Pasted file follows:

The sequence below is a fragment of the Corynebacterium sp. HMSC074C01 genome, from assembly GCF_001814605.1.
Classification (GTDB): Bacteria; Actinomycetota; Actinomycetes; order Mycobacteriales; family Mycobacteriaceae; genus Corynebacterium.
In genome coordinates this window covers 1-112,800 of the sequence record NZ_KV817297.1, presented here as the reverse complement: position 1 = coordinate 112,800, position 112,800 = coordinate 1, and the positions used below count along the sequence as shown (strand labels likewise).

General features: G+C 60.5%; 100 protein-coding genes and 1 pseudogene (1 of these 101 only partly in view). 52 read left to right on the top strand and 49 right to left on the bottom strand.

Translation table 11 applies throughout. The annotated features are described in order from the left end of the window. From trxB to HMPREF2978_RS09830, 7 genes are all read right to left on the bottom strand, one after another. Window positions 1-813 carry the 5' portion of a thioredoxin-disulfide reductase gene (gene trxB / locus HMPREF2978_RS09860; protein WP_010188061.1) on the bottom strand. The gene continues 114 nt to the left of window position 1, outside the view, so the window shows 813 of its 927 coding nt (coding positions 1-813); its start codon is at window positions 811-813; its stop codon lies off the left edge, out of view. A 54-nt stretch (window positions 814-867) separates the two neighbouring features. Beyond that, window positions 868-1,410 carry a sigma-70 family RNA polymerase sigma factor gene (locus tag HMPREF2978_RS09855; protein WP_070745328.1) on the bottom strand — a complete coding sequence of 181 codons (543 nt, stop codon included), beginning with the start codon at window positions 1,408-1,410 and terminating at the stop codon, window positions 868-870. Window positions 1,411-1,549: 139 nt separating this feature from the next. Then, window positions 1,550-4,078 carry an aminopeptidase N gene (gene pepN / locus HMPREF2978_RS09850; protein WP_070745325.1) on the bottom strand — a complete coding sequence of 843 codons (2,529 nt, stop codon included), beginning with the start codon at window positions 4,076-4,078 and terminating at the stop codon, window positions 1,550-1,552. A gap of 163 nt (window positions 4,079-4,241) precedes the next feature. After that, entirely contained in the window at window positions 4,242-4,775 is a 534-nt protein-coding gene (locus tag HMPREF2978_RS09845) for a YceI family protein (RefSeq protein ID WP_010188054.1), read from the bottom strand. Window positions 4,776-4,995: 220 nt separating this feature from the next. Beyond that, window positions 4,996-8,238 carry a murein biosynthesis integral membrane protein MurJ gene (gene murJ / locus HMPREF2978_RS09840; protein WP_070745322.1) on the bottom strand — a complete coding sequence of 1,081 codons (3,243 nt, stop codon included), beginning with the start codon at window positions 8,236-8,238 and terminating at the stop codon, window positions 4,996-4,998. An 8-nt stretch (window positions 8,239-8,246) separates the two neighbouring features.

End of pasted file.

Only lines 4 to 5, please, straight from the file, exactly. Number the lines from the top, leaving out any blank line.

General features: G+C 60.5%; 100 protein-coding genes and 1 pseudogene (1 of these 101 only partly in view). 52 read left to right on the top strand and 49 right to left on the bottom strand.

Translation table 11 applies throughout. The annotated features are described in order from the left end of the window. From trxB to HMPREF2978_RS09830, 7 genes are all read right to left on the bottom strand, one after another. Window positions 1-813 carry the 5' portion of a thioredoxin-disulfide reductase gene (gene trxB / locus HMPREF2978_RS09860; protein WP_010188061.1) on the bottom strand. The gene continues 114 nt to the left of window position 1, outside the view, so the window shows 813 of its 927 coding nt (coding positions 1-813); its start codon is at window positions 811-813; its stop codon lies off the left edge, out of view. A 54-nt stretch (window positions 814-867) separates the two neighbouring features. Beyond that, window positions 868-1,410 carry a sigma-70 family RNA polymerase sigma factor gene (locus tag HMPREF2978_RS09855; protein WP_070745328.1) on the bottom strand — a complete coding sequence of 181 codons (543 nt, stop codon included), beginning with the start codon at window positions 1,408-1,410 and terminating at the stop codon, window positions 868-870. Window positions 1,411-1,549: 139 nt separating this feature from the next. Then, window positions 1,550-4,078 carry an aminopeptidase N gene (gene pepN / locus HMPREF2978_RS09850; protein WP_070745325.1) on the bottom strand — a complete coding sequence of 843 codons (2,529 nt, stop codon included), beginning with the start codon at window positions 4,076-4,078 and terminating at the stop codon, window positions 1,550-1,552. A gap of 163 nt (window positions 4,079-4,241) precedes the next feature. After that, entirely contained in the window at window positions 4,242-4,775 is a 534-nt protein-coding gene (locus tag HMPREF2978_RS09845) for a YceI family protein (RefSeq protein ID WP_010188054.1), read from the bottom strand. Window positions 4,776-4,995: 220 nt separating this feature from the next. Beyond that, window positions 4,996-8,238 carry a murein biosynthesis integral membrane protein MurJ gene (gene murJ / locus HMPREF2978_RS09840; protein WP_070745322.1) on the bottom strand — a complete coding sequence of 1,081 codons (3,243 nt, stop codon included), beginning with the start codon at window positions 8,236-8,238 and terminating at the stop codon, window positions 4,996-4,998. An 8-nt stretch (window positions 8,239-8,246) separates the two neighbouring features.